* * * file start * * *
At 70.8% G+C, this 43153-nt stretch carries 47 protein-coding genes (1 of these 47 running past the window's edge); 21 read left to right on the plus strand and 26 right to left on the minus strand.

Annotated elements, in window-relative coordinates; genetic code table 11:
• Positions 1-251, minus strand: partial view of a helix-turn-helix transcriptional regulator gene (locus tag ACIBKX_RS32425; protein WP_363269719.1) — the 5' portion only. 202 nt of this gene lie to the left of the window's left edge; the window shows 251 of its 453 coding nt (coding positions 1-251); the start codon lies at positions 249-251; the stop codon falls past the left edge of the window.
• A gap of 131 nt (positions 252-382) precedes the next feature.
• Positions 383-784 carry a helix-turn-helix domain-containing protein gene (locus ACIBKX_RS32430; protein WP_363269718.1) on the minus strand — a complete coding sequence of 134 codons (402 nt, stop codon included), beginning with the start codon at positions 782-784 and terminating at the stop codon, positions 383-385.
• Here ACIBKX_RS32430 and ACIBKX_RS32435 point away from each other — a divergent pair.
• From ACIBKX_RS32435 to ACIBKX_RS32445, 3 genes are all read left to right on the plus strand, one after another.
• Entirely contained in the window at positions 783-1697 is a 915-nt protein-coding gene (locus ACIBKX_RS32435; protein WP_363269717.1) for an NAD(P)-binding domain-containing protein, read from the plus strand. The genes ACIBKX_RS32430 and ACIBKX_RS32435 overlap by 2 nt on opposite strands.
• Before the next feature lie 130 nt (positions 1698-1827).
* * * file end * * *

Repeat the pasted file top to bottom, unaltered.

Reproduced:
At 70.8% G+C, this 43153-nt stretch carries 47 protein-coding genes (1 of these 47 running past the window's edge); 21 read left to right on the plus strand and 26 right to left on the minus strand.

Annotated elements, in window-relative coordinates; genetic code table 11:
• Positions 1-251, minus strand: partial view of a helix-turn-helix transcriptional regulator gene (locus tag ACIBKX_RS32425; protein WP_363269719.1) — the 5' portion only. 202 nt of this gene lie to the left of the window's left edge; the window shows 251 of its 453 coding nt (coding positions 1-251); the start codon lies at positions 249-251; the stop codon falls past the left edge of the window.
• A gap of 131 nt (positions 252-382) precedes the next feature.
• Positions 383-784 carry a helix-turn-helix domain-containing protein gene (locus ACIBKX_RS32430; protein WP_363269718.1) on the minus strand — a complete coding sequence of 134 codons (402 nt, stop codon included), beginning with the start codon at positions 782-784 and terminating at the stop codon, positions 383-385.
• Here ACIBKX_RS32430 and ACIBKX_RS32435 point away from each other — a divergent pair.
• From ACIBKX_RS32435 to ACIBKX_RS32445, 3 genes are all read left to right on the plus strand, one after another.
• Entirely contained in the window at positions 783-1697 is a 915-nt protein-coding gene (locus ACIBKX_RS32435; protein WP_363269717.1) for an NAD(P)-binding domain-containing protein, read from the plus strand. The genes ACIBKX_RS32430 and ACIBKX_RS32435 overlap by 2 nt on opposite strands.
• Before the next feature lie 130 nt (positions 1698-1827).